Chartist Literature

Chartist Literature

 

literature written during the Chartist movement that reflected the struggle of the British proletariat in the revolutionary-democratic stage of the working-class movement.

Chartist literature was rooted in the mass democratic literature of the late 18th and early 19th centuries and in working-class folklore; it also reflected the influence of Lord Byron and P. B. Shelley. The leading revolutionary-democratic trend in Chartist literature countered the reformism favored by the poets E. Elliot, T. Hood, and T. Cooper. Such poets as E. Jones, W. J. Linton, and G. Massey came to the fore, and poems written by workers were published, often anonymously, in Chartist newspapers and journals.

Building on the achievements of British critical realism, such prose writers as T. M. Wheeler and Jones sought to depict popular revolutionary movements. An important place in Chartist literature is occupied by journalism, by satirical sketches (D. J. Jer-rold), and by literary criticism (G. J. Harney, Jones, and Massey), which attempted to create a proletarian aesthetics.

K. Marx and F. Engels valued Chartist literature highly; its traditions were adopted by writers of the socialist movement, notably W. Morris, and may be seen today in progressive British literature.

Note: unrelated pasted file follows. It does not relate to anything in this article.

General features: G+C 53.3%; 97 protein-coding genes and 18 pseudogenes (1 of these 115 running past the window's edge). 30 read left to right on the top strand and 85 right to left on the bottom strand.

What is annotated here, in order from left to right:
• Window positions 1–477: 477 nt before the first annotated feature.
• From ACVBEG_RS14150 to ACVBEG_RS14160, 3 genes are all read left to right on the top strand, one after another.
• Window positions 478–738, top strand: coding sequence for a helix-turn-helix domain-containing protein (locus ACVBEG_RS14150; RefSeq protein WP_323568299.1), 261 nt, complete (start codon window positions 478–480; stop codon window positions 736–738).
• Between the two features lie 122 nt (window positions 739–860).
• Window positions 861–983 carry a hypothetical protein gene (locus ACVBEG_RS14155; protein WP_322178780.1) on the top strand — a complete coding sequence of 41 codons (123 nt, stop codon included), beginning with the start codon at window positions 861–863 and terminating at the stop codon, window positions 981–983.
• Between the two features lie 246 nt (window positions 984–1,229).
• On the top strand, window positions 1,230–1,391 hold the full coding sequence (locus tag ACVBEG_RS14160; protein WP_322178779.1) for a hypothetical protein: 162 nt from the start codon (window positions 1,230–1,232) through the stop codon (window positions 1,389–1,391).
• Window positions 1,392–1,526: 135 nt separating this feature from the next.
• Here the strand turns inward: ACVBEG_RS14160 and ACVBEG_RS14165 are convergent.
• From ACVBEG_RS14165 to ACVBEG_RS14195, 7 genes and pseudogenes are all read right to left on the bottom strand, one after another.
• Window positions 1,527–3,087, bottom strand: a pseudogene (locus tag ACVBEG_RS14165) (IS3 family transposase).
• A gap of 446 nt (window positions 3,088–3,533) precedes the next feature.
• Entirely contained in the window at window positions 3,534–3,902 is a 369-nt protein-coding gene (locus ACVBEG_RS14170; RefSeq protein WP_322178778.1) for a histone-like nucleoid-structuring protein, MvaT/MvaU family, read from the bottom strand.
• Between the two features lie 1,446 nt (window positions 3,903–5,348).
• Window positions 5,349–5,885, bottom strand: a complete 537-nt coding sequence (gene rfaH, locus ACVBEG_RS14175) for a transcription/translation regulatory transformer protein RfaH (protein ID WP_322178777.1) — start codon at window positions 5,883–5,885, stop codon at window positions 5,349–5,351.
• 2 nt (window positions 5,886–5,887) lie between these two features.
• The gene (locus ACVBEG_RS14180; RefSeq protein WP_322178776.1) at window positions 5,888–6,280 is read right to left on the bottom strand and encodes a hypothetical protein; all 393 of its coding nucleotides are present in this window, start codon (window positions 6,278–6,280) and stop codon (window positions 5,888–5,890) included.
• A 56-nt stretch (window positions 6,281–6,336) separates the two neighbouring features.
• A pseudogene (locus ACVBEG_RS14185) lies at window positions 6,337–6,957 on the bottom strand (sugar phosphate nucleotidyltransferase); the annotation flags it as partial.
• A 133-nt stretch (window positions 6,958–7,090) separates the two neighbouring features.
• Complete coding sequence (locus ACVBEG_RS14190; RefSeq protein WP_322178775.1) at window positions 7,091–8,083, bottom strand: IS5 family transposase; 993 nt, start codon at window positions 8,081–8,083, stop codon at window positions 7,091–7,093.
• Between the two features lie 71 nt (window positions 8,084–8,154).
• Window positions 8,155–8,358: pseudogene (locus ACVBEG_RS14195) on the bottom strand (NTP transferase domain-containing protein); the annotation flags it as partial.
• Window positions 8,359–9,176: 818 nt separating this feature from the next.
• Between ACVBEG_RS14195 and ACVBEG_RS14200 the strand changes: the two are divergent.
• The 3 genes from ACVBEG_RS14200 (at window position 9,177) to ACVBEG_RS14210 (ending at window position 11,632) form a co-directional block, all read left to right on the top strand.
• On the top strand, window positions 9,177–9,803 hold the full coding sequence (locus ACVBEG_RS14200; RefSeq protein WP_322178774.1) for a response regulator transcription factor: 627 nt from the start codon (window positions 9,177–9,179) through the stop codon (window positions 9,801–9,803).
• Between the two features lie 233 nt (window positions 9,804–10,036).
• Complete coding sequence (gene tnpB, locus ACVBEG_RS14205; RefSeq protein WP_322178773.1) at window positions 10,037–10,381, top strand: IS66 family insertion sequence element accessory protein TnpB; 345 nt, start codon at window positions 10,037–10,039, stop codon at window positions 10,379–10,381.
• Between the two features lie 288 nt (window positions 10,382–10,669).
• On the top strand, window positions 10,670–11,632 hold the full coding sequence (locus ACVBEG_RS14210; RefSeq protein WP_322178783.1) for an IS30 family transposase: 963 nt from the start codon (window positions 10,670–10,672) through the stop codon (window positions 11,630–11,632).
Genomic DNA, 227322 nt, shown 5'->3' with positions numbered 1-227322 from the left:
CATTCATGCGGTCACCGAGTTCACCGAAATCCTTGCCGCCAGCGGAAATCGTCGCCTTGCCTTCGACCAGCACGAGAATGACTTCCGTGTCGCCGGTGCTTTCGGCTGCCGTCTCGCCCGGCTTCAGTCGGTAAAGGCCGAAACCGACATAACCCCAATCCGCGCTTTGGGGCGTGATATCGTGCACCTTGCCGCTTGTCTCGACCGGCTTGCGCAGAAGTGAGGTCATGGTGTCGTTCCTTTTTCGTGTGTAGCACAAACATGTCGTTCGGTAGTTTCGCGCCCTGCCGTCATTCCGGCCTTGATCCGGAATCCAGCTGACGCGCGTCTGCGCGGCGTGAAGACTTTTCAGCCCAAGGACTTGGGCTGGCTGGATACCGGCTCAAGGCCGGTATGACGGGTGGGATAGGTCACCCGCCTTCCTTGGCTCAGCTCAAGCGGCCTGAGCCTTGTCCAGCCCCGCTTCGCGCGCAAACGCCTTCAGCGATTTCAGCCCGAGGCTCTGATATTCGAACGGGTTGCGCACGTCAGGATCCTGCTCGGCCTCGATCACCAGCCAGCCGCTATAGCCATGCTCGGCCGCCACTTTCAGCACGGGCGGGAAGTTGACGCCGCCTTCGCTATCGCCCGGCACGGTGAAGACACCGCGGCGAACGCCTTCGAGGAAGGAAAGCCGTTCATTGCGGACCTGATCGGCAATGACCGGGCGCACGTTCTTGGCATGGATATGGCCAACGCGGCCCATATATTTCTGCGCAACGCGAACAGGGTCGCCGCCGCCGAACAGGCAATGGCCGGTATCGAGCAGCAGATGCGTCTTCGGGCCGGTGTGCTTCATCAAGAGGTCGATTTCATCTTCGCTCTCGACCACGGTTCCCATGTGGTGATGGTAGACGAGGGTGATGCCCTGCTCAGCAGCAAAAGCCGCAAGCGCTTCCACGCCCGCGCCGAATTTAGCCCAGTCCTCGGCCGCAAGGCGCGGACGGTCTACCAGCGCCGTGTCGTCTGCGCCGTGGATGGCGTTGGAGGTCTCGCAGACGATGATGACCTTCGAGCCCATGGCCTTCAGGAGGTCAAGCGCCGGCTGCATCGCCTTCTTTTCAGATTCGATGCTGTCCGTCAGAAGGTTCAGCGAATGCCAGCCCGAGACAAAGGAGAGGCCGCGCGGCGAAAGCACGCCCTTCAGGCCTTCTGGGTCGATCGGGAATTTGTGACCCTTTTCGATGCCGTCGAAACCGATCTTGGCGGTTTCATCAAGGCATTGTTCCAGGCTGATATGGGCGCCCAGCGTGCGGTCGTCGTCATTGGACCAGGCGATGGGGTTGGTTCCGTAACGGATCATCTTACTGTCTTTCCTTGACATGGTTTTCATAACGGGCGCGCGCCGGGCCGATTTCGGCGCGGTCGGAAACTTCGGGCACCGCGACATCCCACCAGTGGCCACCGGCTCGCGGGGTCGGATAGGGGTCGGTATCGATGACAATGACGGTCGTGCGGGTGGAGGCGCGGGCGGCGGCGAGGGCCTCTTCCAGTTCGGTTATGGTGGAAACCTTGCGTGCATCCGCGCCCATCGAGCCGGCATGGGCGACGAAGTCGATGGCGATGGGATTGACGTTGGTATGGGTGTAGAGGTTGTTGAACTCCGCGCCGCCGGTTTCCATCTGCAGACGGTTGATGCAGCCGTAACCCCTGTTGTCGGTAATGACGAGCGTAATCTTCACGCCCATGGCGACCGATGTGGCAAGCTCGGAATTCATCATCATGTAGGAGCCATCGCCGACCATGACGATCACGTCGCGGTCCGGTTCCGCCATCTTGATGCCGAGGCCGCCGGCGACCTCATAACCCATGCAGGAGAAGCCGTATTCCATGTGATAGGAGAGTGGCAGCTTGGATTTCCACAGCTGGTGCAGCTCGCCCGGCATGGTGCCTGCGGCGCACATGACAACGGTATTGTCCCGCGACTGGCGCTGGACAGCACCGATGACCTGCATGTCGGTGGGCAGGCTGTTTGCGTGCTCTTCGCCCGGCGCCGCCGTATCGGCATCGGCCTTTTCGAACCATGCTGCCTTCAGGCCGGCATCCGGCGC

EDITIONS

Antologiia chartistskoi literatury. Moscow, 1956.

Jones, E. Stat’i o chartistskoi programme: Pis’ma. Moscow, 1970.

REFERENCES

Marx, K., and F. Engels. Soch., 2nd ed., vol. 2, p. 463.
Istoriia angliiskoi literatury, vol. 2, fasc. 2. Moscow, 1955.
Shiller, F. P. Ocherki po istorii chartistskoi poezii. Moscow-Leningrad, 1933.
Nikoliukin, A. N. Massovaia poeziia v Anglii kontsa XVIII–nach. XIX vv. Moscow, 1961.
References in periodicals archive ?
An Anthology of Chartist Literature (Moscow: Foreign Languages Publishing House, 1956), or Brian Maidment, ed.
Yuri Kovalev, An Anthology of Chartist Literature (Moscow: Foreign Languages Publishing House, 1956).
12] Such statements are s ymptomatic of the sociologically reductive way in which Chartist literature and Jones's poetry in particular have been treated.
Quoted in Yuri Kovalev, An Anthology of Chartist Literature (Moscow, 1956), pp.